Race is a big issue for RG. “The history of wealth inequality and accumulation is a history of institutionalized racism,” the organization says. In 2016, the average wealth of white families was seven times greater than that of black families.
When Elizabeth Baldwin, who is of Indian descent and was adopted by a white family, initially came across RG, she says “it wasn’t as people-of-color-oriented as I would have liked it to have been.”
Since then, she’s been heavily involved in the organization’s push to include people who don’t have a traditional white American background. She also set up a group to consider how to genuinely support grassroots anti-racist groups. “It’s not just putting a Band-Aid on everything; it’s really going to the root of [injustice] and the cause and saying, OK, what are we going to do to change this part?” she says.
Of course, it’s easy to mock RG’s members for being wealthy and woke. “In a perfect world, we might want a situation where you aren’t able to accumulate such wealth, that public policies don’t allow for that to happen,” says Reeves. But that’s not where we are, he adds. He praises RG members’ efforts to use their money, power and influence to try to shift the debate on inequality.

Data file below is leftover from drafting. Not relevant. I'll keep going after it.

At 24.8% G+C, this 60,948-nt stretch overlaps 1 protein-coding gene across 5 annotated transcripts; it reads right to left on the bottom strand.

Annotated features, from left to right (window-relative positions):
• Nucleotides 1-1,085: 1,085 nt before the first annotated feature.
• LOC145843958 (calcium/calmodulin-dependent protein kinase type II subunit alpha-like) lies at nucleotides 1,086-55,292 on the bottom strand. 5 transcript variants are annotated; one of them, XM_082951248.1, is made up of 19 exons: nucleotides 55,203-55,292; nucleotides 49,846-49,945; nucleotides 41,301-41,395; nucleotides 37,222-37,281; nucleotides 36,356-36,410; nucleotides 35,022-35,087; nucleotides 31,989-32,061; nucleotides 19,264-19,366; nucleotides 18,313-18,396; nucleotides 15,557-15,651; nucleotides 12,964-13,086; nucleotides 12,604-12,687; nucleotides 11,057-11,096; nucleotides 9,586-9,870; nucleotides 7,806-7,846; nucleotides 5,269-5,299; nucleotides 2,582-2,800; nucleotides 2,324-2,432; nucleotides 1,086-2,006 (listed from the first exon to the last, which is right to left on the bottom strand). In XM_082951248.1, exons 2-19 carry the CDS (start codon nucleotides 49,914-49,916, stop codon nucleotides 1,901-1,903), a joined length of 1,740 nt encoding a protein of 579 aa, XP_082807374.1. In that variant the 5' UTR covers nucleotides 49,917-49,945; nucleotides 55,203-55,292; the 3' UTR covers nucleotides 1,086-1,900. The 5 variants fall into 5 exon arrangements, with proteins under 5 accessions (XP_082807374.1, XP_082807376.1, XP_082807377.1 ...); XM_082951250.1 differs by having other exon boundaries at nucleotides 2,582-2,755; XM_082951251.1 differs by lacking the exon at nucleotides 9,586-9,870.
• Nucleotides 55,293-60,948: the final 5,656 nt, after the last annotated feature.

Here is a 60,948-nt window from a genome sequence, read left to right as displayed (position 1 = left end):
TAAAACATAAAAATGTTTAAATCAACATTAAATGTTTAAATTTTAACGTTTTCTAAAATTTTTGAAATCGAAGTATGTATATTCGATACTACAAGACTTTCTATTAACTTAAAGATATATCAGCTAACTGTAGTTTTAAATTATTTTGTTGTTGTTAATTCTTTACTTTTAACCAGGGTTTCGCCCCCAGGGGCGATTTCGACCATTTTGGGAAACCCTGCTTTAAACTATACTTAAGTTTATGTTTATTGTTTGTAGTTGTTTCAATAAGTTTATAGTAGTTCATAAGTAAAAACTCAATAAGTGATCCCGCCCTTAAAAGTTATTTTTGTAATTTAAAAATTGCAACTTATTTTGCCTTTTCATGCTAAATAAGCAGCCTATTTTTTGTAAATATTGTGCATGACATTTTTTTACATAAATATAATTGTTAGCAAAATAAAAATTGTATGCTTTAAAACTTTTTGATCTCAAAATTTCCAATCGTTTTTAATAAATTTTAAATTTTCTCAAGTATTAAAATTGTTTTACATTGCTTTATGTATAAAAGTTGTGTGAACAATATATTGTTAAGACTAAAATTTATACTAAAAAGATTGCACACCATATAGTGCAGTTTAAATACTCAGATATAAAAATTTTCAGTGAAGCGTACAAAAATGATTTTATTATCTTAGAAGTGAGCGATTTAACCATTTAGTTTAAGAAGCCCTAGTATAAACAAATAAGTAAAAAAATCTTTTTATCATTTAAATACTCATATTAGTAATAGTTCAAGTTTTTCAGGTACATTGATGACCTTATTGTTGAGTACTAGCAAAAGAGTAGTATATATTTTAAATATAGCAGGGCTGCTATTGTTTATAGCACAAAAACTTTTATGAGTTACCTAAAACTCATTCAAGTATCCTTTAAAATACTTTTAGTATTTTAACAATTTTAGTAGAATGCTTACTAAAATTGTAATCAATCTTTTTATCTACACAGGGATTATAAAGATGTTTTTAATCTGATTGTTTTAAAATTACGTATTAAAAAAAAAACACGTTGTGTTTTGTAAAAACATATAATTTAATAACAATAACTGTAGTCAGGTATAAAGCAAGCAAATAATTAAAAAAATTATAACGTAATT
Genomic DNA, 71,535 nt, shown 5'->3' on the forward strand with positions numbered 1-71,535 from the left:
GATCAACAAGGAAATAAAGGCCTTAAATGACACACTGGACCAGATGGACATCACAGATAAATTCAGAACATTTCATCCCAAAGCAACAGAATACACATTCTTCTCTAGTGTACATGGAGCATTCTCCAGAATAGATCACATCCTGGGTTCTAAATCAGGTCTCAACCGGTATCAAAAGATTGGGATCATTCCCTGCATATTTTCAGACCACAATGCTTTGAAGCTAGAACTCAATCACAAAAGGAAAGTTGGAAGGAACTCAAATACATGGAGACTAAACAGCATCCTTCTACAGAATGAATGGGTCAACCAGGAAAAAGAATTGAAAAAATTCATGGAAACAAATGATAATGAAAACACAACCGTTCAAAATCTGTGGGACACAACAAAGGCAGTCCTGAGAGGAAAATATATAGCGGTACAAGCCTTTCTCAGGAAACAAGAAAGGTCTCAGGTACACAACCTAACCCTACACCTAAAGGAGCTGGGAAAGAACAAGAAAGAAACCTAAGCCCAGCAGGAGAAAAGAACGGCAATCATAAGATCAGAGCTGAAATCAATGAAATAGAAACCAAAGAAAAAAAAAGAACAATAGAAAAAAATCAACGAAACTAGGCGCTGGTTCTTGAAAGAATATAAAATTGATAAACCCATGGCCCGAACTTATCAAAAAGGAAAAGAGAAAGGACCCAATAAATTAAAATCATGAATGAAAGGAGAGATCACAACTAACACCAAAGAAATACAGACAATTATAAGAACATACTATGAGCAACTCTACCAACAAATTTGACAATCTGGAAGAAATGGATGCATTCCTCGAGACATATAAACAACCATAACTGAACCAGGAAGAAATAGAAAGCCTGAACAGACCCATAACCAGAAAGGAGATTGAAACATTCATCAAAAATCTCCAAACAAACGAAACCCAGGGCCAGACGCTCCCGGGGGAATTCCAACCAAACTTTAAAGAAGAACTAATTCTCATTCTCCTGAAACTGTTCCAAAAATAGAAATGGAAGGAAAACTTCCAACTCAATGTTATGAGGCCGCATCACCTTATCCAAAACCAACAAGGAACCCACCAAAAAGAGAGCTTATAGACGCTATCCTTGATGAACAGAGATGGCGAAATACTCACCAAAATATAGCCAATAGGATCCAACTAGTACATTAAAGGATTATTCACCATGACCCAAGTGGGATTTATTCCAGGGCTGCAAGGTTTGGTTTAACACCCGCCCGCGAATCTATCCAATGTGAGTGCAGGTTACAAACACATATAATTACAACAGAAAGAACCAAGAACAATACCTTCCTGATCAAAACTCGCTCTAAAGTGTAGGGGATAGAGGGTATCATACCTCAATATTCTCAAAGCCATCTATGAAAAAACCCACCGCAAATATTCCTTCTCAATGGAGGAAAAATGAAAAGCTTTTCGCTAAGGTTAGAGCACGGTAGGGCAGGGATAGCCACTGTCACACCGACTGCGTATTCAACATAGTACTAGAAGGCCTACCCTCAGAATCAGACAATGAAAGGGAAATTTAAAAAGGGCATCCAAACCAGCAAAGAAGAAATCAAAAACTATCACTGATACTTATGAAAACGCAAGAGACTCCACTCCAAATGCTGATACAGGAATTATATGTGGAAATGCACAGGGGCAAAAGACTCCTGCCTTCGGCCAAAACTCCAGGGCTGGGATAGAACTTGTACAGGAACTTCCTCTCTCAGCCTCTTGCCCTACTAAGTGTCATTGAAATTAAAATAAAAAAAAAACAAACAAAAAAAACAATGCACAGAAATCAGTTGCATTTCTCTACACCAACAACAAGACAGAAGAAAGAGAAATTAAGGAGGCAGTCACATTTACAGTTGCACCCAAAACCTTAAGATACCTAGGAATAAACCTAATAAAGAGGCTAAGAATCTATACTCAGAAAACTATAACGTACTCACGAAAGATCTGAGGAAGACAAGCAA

“A big problem with inequality is failure of people to recognize it and [instead] to see themselves as the winners,” Reeves says. The myth of ‘work hard and get rich’ starts to look shaky when people are more open about how much the system was stacked in their favor, he adds.
Many RG members say that it’s a choice between doing nothing or really examining their relationship with class and wealth. “My life is an example of things that are unfair and [that] I want to work against,” says Bookstein, “but I think that’s also what motivates me, because I can constantly see the way that the system is working to my advantage, and that’s what motivates me to fight harder against it.”
Meet Some Of RG’s Members
Location: Cambridge, Massachusetts
Job: Not currently working
Yearly giving before RG: $100
Yearly giving after RG: $10,000
Location: Portland, Oregon
Yearly giving before RG: minimal
Yearly giving after RG: $15,000
Location: Washington, D.C.
Job: Dog walking collective
Yearly giving before RG: less than $100,000 (through her family foundation)
Yearly giving after RG: $1 million (through her family foundation)
Job: National Organizer, Resource Generation
Yearly giving before RG: less than $200
Yearly giving after RG: $55,000